Opinion

Make your vote count on Aug. 16 | Editorial

Voter turnouts have historically been low in Kitsap County’s primary elections, with elections decided by one-third of registered voters. In fact, County Auditor Walt Washington is predicting a voter turnout in the Aug. 16 primary of 35-40 percent.

That’s a shame, considering the fact that one of the candidates who advances to the general election in each race will be elected to considerable authority.

Your vote is important. We urge North Kitsap residents to vote in the Aug. 16 primary.

Voter pamphlets and ballots are in the mail. If you do not receive a ballot by Tuesday, contact the Kitsap County Auditor — Elections Division for a replacement ballot, (360) 337-7128.

Aug. 8 is the last day for citizens not currently registered in Washington to register in person at the Auditor’s Office, 619 Division St., Port Orchard, Monday through Thursday, 8 a.m. to 5 p.m.

Ballots must be mailed early enough to ensure they are postmarked by Aug. 16. Voters may also return their ballots to a ballot deposit location by 8 p.m. on Election Day.

Before Election Day, voters may deposit their ballots in a dropbox on the Division Street side of the County Administration Building, corner of Division and Cline, Port Orchard; or in the Kitsap County Auditor’s Office, Election Division, 619 Division St., Port Orchard, Monday through Thursday, 8 a.m. to 5 p.m.

On Election Day, 7 a.m. to 8 p.m., North Kitsap voters may deposit their ballot at Poulsbo Fire Station, 911 NE Liberty Road, Poulsbo.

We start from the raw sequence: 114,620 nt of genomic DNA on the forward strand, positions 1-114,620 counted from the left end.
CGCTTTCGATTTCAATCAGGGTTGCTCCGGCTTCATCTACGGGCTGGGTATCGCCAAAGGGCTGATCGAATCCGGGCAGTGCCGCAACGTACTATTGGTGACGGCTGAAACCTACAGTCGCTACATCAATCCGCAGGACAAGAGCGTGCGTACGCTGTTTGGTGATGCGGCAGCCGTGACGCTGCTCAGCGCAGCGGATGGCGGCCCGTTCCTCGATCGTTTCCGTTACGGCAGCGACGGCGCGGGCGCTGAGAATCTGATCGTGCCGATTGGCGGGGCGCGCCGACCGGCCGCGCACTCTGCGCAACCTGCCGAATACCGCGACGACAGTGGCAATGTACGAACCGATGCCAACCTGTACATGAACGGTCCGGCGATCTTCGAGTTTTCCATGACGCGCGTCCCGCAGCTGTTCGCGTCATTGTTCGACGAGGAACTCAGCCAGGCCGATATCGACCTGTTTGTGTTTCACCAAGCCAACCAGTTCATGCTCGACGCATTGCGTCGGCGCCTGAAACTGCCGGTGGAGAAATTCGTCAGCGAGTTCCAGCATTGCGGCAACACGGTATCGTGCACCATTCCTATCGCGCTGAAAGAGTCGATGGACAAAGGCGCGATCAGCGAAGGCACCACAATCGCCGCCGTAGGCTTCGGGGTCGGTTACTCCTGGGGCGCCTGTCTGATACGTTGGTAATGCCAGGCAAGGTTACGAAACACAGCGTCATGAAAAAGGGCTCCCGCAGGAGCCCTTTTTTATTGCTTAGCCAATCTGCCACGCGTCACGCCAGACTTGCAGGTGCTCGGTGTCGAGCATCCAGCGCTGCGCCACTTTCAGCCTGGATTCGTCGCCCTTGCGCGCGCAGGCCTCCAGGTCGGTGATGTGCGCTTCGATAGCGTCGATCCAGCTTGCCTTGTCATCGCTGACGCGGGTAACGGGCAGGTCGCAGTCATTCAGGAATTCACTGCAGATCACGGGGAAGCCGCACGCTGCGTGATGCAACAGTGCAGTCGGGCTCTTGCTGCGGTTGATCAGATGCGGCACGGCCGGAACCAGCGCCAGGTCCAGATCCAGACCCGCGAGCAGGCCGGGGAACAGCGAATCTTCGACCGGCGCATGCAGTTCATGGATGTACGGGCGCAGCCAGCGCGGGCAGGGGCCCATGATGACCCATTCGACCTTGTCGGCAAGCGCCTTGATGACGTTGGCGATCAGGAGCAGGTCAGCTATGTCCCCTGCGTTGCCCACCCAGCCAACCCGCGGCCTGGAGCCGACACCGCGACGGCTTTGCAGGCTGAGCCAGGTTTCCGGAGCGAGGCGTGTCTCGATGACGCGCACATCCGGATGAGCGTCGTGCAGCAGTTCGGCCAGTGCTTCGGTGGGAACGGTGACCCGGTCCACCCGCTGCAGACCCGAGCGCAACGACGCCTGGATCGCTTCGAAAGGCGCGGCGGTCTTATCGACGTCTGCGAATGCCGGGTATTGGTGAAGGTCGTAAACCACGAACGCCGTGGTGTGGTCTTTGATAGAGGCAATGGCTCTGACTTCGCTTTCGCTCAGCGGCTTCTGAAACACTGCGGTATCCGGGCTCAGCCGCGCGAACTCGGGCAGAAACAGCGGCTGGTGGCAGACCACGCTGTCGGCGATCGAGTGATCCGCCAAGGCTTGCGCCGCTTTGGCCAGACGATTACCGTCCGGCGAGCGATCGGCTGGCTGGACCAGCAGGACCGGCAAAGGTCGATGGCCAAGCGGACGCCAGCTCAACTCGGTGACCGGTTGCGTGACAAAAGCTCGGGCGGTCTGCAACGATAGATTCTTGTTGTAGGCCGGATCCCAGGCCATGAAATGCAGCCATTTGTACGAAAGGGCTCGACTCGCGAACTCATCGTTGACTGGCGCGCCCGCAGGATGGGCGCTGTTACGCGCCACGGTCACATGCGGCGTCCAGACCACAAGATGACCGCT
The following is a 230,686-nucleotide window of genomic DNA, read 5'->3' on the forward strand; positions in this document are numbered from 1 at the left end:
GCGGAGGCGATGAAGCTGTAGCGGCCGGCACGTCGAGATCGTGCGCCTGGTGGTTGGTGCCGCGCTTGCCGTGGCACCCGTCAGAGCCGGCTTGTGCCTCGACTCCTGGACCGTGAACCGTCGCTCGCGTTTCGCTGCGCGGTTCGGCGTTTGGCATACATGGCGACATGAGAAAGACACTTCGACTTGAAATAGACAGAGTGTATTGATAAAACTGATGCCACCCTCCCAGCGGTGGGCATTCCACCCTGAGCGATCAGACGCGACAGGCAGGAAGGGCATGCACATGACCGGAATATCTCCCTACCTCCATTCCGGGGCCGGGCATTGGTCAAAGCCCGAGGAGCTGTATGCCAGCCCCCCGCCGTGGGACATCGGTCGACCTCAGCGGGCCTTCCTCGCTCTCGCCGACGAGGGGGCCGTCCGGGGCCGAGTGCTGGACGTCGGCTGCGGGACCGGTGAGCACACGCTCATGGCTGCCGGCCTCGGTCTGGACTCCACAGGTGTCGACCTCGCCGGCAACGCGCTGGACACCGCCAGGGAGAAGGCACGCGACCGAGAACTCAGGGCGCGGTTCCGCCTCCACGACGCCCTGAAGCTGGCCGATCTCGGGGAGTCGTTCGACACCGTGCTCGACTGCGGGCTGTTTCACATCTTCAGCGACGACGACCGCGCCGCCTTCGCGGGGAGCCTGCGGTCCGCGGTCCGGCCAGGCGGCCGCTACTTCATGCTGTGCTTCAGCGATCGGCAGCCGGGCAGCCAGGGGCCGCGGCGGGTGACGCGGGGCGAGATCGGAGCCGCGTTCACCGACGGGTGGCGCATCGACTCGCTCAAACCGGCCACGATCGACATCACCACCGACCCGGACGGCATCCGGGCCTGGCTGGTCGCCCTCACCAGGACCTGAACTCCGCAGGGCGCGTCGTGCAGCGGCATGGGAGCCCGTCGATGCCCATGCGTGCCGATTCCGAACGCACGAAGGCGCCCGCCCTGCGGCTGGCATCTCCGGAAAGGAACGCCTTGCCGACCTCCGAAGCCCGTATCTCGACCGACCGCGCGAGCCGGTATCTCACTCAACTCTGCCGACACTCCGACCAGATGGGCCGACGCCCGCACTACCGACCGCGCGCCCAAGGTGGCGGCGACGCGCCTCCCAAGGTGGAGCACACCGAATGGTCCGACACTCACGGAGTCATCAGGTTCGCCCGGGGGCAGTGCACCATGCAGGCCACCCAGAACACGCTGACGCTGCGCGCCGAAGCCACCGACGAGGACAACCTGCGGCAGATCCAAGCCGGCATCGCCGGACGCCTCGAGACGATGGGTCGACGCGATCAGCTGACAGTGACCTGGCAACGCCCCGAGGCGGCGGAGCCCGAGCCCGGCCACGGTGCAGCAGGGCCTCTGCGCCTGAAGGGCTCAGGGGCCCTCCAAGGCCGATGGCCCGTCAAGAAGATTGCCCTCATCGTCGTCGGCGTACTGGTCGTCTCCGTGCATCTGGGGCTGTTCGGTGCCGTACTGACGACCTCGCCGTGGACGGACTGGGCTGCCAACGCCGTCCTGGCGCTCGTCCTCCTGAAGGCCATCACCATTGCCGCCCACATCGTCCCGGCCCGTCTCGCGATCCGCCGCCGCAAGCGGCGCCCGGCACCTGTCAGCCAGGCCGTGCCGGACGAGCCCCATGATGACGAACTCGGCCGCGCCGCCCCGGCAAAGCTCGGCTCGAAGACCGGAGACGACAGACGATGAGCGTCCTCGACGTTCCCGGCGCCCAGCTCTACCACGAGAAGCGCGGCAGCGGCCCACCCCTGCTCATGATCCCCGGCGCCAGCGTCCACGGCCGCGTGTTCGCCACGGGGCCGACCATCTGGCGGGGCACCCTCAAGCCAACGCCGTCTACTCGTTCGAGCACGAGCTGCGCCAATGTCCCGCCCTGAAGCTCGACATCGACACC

On the primary ballot in North Kitsap: Three candidates for Port of Kingston Commission and three candidates for North Kitsap School Board. The top two vote-getters in each race will advance to the Nov. 8 general election.

School board members are empowered by state law to establish district policy and adopt budgets, and are responsible for quality of instruction, district planning, policy development and communications. Port commissioners are empowered by state law to set objectives, policies and overall direction for the port district. They wield considerable authority: They can exercise the right of eminent domain, levy and collect assessments on property within the district without voter approval to provide services to the public, and issue bonds and impose excess levies for specific purposes.

Your vote in the Aug. 16 primary is a very important one. Use it.

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